I used The Shore Line in my Humanities Ethics course (345-BXH-DW) to introduce theories of environmental ethics with excellent results. Students’ interest was palpable and their feedback on the exercise was unanimously positive. Based on this success, I now plan to develop another class using The Shore Line for my World Views course (345-102-MQ), focussing on Indigenous worldviews and ways of knowing in connection with attitudes to land and water. These initial applications, I believe, are but small examples of the pedagogical potential of The Shore Line project.

As a Cegep educator teaching Humanities courses (Knowledge, World Views and Ethics) at Dawson College, I have found The Shore Line particularly helpful as a pedagogical tool that is not only rich in relevant content, but also structured in a way that effortlessly engages students in learning.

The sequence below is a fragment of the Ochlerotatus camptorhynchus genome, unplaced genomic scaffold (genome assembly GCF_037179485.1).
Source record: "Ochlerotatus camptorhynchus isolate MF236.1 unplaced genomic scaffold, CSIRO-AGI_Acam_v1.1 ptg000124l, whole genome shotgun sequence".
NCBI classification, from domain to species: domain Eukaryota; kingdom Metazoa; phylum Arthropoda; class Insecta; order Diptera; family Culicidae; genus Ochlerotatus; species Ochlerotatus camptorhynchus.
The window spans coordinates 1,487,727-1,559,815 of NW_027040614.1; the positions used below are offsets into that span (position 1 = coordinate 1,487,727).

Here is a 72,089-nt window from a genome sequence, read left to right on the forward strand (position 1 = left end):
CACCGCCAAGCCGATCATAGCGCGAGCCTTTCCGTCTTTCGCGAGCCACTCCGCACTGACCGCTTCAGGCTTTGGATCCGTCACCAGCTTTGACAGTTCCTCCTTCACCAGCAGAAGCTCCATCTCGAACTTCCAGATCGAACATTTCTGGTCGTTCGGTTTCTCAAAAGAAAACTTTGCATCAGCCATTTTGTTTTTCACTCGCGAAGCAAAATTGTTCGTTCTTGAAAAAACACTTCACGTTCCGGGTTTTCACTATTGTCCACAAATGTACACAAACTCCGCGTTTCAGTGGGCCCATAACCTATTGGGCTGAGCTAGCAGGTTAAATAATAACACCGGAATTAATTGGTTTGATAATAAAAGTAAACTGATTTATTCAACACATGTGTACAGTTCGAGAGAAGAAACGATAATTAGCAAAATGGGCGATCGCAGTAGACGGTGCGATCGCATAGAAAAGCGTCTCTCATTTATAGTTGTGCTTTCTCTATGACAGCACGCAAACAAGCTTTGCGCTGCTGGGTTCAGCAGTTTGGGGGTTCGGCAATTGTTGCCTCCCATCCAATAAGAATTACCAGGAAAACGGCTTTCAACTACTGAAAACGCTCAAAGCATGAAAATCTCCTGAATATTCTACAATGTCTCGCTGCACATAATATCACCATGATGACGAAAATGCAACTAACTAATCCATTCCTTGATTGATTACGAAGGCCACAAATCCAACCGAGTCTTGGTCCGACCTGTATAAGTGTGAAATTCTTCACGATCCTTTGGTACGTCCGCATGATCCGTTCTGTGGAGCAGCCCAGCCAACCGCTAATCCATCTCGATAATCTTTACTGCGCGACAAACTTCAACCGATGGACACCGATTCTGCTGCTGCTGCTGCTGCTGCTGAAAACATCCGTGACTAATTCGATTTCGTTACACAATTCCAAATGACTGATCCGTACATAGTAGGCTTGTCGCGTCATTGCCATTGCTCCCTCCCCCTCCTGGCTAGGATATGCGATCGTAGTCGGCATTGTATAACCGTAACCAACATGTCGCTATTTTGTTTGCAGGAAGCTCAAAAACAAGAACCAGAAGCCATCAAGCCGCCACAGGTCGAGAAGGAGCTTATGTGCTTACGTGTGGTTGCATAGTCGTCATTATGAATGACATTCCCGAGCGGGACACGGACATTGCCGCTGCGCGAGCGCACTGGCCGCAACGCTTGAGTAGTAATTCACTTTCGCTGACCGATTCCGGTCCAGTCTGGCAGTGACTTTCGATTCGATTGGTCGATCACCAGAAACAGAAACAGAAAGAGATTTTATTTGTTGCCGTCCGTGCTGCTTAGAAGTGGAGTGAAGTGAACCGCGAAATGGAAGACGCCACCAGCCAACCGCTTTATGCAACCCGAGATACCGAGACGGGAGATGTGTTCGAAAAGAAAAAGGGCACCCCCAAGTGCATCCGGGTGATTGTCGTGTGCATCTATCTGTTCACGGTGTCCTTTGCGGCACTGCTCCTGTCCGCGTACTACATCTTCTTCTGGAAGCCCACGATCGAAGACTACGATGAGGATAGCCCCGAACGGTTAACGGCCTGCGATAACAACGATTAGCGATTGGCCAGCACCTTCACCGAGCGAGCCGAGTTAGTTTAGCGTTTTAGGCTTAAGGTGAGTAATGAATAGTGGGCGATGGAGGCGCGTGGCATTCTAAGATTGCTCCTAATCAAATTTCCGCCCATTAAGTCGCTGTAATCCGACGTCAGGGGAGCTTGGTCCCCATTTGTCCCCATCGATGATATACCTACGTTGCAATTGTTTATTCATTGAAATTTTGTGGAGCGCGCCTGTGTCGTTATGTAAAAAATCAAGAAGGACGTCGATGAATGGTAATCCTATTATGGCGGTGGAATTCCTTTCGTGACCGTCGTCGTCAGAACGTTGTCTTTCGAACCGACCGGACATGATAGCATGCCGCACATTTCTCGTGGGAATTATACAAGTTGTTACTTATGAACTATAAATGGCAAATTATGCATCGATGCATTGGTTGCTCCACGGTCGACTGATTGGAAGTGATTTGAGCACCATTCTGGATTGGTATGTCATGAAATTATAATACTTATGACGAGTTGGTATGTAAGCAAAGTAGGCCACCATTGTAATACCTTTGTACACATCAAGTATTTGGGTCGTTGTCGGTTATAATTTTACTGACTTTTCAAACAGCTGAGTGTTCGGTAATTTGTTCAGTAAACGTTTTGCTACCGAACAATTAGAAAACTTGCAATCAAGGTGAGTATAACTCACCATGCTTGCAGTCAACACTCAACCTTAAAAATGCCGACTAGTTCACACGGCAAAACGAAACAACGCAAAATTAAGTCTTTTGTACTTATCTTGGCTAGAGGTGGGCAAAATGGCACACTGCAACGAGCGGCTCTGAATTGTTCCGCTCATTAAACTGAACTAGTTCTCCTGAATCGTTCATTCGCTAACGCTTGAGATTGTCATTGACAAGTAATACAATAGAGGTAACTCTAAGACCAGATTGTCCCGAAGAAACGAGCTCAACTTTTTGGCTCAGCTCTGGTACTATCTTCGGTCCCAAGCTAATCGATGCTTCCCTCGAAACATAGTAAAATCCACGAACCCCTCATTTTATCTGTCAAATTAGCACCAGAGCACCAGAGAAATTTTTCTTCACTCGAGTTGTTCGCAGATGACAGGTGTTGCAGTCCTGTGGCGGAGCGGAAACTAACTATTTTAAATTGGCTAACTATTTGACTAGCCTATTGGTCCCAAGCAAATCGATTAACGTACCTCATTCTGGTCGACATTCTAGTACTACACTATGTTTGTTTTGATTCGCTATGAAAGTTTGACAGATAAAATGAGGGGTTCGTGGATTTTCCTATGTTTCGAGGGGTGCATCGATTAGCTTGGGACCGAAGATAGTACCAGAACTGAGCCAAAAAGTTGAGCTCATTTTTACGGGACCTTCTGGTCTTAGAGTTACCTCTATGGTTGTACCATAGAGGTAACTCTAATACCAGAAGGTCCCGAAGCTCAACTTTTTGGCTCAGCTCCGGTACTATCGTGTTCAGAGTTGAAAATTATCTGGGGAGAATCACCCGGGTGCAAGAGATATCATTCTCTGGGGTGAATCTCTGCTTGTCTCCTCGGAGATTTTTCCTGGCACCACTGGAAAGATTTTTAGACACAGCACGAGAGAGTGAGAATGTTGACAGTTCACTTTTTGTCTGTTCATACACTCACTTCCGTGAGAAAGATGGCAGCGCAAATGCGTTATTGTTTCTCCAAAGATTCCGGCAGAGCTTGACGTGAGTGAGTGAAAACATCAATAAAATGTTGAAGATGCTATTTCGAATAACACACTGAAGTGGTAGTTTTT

Indeed, one of the challenges for Humanities instructors often lies in awakening students to the inherent value of developing a broad interest and understanding of a range of topics that are crucial to their development as well-rounded and critically engaged participants in public life. For young students, the pressure of choosing narrowly targeted paths that are perceived as necessary for educational and career success comes at the risk of excluding important and valuable areas of interest.

In this respect, through the wide range of topics that it addresses, The Shore Line stimulates students’ natural curiosity, introducing topics that may fall outside the scope of their program, but which remain vital nonetheless. More importantly, the interactive and audiovisual format of the project empowers students with the freedom to direct their own research in a highly evocative and memorable way.


The Sacred Hoop: Recovering the Feminine in American Indian Traditions by Paula Gunn Allen

Swimming in Words by Daryl Kipp